Tuesday, April 24, 2007

Waking Ashland – The Well

Band: Waking Ashland
Album: The Well
Release Date: April 17, 2007
Label: Immortal

I’ve been a fan of Waking Ashland, for a while, basically since their debut, the “I am for You EP.” At the time when I was first turned on to them, piano rock had a stranglehold on me and their infectious sound immediately grasped me, particularly the track “The Politics of Life.” However, since then my tastes have changed quite a bit, but as they continued to release more music (the “Telescopes EP” and “Composure”) I still found pleasure in listening to their lighthearted and often upbeat sound. So, as the release of their latest, “The Well,” drew nearer I wondered if their genuine charm would hold up to my evolved tastes or if their not-quite-so-unique sound would leave me hoping for something more.

I am pleased to say, that they kick it off right! As soon as I began my first listen I was immediately grabbed by the indie sound of “Salt Lake Jam.” However, as the CD wore on I found myself losing interest, and fast. After the fifth track (of twelve) I found it hard to continue listening. Not that the music is bad, it just isn’t very interesting after the first half. It seems that somewhere along the line they lost faith in their newer sound, and reverted to what they do best.

The instantly lovable “Salt Lake Jam” starts off the album with some brooding piano and a perfect sprinkling of blues guitar. This foot-tapper ebbs and flows perfectly as it builds to high points and lets off steam at just the right moments. Jonathan Jones’ vocals are strong here and show that his always-pleasant voice has been even further refined since we last heard him. “Diamonds in the Hillside,” the album’s fourth track, shares a lot with its opener. It has a very deliberate pace and some more, well placed blues guitar. Its theme of change is easily discernable in the obvious and unfortunately uninventive lyrics. Yet, it still retains Waking Ashland’s signature charm.

“Handful of Names” is upbeat and poppy but has an interesting and somewhat-unique allure. The chorus is extremely catchy and will probably have you signing along by the second time it comes around. While it teeters on the edge of being a bit too repetitive, it is instantaneously endearing. Picking up next is “Your Intentions” which is an equally poppy number, that sports a bit of vocal dimension that gets away with sounding a bit strained at times. While this pair of songs don’t carry the same indie growth of “Salt Lake Jam” and “Diamonds” which frame them, they’re nestled nicely and provide an acceptable balance.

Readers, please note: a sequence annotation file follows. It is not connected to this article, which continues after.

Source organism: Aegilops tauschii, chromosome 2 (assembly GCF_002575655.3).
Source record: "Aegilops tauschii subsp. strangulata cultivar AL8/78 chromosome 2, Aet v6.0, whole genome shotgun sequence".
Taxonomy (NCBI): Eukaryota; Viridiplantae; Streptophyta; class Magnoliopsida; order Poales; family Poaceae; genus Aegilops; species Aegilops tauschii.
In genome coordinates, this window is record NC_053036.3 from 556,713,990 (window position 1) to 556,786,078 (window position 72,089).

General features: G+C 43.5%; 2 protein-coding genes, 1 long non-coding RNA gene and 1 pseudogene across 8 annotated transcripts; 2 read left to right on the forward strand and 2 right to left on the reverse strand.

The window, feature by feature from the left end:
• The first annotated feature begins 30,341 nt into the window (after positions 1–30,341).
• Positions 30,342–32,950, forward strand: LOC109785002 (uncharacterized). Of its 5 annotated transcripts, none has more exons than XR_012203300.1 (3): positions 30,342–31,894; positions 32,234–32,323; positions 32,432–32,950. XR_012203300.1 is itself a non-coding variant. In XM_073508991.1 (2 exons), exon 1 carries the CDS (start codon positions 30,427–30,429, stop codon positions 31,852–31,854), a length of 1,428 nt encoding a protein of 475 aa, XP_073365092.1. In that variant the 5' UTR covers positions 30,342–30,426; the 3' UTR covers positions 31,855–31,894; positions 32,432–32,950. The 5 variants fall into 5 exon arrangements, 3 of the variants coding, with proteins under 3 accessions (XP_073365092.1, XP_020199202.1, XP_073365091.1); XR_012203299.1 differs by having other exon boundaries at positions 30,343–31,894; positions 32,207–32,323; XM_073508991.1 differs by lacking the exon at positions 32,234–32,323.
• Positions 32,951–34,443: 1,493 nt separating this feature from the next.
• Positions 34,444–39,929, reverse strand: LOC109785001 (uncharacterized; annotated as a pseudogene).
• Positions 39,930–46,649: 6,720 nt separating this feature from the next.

Expecting this nice pattern of old and new to continue I found it easy to accept “Change” for its slow pop sound. It is after all this very sound that stole my heart just a few years ago. Following this is where, even on the first listen of the album I began to lose interest. During “Sinking is Swimming” I found myself thanking my lucky stars that the uninteresting track garnered with uninventive lyrics was rather short. It slows down the waning CD and unfortunately “Mark Like Mine” doesn’t do much to change the pace. While it certainly picks up from its comparably slow start, it doesn’t offer much of anything new. It, like most of the rest of the album is easily forgettable and repetitive.

The only bright star of the remaining tracks of the CD is “Money” which seems to share a very similar piano line as my favorite “Salt Lake Jam.” Aside from this, it has just about everything I love in one song; some good piano rock, handclapping, and the whole band joining in an energized chant. While it’s a last minute switch to the new and improved style, it is just too little too late to save the CD for me. While overall the album grew on me after a few more listens, I just can’t find what I was hoping for all along. However, if you’re content with some more of the same, you should be pleasantly unsurprised. While not all of the tracks in this release show the progress of my “Salt Lake,” “Diamonds,” and “Money” their sound is overall much more refined than it has been in the past. Jones’s voice is improved and polished. The musicianship is quality, yet there seems to be an overall lack of creativity, in much of the music and even in the lyrics. Although the album started with a new and addictive flavor, it turns bland pretty quickly.

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